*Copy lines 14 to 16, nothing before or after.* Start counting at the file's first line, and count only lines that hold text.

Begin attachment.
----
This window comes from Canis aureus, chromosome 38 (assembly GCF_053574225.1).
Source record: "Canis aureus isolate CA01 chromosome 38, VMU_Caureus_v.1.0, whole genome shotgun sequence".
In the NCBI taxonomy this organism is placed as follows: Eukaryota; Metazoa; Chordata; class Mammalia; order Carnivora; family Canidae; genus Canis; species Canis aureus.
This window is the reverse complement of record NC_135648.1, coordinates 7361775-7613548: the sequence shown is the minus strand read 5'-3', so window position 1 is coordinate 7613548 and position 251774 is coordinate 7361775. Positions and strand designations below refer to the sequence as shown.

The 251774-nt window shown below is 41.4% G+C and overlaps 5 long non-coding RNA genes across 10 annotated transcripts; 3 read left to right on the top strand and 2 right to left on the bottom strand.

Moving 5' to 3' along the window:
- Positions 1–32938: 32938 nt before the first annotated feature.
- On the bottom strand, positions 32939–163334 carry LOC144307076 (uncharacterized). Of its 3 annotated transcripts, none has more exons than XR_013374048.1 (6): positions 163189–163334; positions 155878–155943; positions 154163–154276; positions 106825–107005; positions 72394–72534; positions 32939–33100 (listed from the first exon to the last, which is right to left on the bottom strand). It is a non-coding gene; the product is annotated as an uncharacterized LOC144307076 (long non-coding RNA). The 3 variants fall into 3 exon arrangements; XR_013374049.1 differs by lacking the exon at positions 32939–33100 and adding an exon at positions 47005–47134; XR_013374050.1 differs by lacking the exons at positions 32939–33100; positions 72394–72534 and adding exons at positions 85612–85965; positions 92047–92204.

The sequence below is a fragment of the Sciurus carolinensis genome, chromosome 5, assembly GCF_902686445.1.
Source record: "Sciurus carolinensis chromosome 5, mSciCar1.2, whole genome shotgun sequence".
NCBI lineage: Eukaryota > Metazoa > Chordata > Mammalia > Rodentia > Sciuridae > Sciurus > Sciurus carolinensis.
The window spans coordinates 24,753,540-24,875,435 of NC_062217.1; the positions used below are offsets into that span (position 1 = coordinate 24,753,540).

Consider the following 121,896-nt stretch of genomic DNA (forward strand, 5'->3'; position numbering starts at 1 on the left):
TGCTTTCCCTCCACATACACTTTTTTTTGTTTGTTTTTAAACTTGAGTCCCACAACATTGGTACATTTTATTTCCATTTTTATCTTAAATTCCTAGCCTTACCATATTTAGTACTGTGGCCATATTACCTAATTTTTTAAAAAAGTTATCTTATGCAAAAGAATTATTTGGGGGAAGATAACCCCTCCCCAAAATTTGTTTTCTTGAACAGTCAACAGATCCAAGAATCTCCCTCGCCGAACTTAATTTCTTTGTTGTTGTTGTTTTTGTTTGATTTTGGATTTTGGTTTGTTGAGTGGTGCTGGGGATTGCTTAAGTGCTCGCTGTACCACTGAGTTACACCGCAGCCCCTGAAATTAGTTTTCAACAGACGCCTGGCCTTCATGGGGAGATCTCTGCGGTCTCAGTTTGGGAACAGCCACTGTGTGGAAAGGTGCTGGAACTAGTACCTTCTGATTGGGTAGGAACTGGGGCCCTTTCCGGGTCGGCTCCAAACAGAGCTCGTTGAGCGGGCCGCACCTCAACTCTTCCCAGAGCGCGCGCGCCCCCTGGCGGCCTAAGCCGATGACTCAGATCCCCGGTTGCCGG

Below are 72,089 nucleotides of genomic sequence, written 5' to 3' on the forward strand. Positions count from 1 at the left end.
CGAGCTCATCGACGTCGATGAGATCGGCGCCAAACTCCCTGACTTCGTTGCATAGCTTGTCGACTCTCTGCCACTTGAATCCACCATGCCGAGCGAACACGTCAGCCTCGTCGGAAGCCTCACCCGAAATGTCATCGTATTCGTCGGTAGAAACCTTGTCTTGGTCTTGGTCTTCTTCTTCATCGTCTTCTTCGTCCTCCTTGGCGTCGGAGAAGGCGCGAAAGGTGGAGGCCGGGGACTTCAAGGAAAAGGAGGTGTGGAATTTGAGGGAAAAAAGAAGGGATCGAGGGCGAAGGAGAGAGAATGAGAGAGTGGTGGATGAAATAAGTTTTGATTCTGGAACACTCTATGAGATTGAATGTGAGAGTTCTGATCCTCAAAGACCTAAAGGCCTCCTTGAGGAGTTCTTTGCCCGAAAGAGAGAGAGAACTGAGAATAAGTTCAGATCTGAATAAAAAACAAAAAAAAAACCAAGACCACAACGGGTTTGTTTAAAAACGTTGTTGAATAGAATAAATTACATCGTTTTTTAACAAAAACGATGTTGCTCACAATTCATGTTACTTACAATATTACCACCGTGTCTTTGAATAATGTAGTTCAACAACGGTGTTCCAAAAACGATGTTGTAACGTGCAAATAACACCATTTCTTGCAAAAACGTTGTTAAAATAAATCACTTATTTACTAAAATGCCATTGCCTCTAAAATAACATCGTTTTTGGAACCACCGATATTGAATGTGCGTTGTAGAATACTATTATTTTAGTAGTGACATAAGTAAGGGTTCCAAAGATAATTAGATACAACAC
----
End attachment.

TGCTTTCCCTCCACATACACTTTTTTTTGTTTGTTTTTAAACTTGAGTCCCACAACATTGGTACATTTTATTTCCATTTTTATCTTAAATTCCTAGCCTTACCATATTTAGTACTGTGGCCATATTACCTAATTTTTTAAAAAAGTTATCTTATGCAAAAGAATTATTTGGGGGAAGATAACCCCTCCCCAAAATTTGTTTTCTTGAACAGTCAACAGATCCAAGAATCTCCCTCGCCGAACTTAATTTCTTTGTTGTTGTTGTTTTTGTTTGATTTTGGATTTTGGTTTGTTGAGTGGTGCTGGGGATTGCTTAAGTGCTCGCTGTACCACTGAGTTACACCGCAGCCCCTGAAATTAGTTTTCAACAGACGCCTGGCCTTCATGGGGAGATCTCTGCGGTCTCAGTTTGGGAACAGCCACTGTGTGGAAAGGTGCTGGAACTAGTACCTTCTGATTGGGTAGGAACTGGGGCCCTTTCCGGGTCGGCTCCAAACAGAGCTCGTTGAGCGGGCCGCACCTCAACTCTTCCCAGAGCGCGCGCGCCCCCTGGCGGCCTAAGCCGATGACTCAGATCCCCGGTTGCCGG

Below are 72,089 nucleotides of genomic sequence, written 5' to 3' on the forward strand. Positions count from 1 at the left end.
CGAGCTCATCGACGTCGATGAGATCGGCGCCAAACTCCCTGACTTCGTTGCATAGCTTGTCGACTCTCTGCCACTTGAATCCACCATGCCGAGCGAACACGTCAGCCTCGTCGGAAGCCTCACCCGAAATGTCATCGTATTCGTCGGTAGAAACCTTGTCTTGGTCTTGGTCTTCTTCTTCATCGTCTTCTTCGTCCTCCTTGGCGTCGGAGAAGGCGCGAAAGGTGGAGGCCGGGGACTTCAAGGAAAAGGAGGTGTGGAATTTGAGGGAAAAAAGAAGGGATCGAGGGCGAAGGAGAGAGAATGAGAGAGTGGTGGATGAAATAAGTTTTGATTCTGGAACACTCTATGAGATTGAATGTGAGAGTTCTGATCCTCAAAGACCTAAAGGCCTCCTTGAGGAGTTCTTTGCCCGAAAGAGAGAGAGAACTGAGAATAAGTTCAGATCTGAATAAAAAACAAAAAAAAAACCAAGACCACAACGGGTTTGTTTAAAAACGTTGTTGAATAGAATAAATTACATCGTTTTTTAACAAAAACGATGTTGCTCACAATTCATGTTACTTACAATATTACCACCGTGTCTTTGAATAATGTAGTTCAACAACGGTGTTCCAAAAACGATGTTGTAACGTGCAAATAACACCATTTCTTGCAAAAACGTTGTTAAAATAAATCACTTATTTACTAAAATGCCATTGCCTCTAAAATAACATCGTTTTTGGAACCACCGATATTGAATGTGCGTTGTAGAATACTATTATTTTAGTAGTGACATAAGTAAGGGTTCCAAAGATAATTAGATACAACAC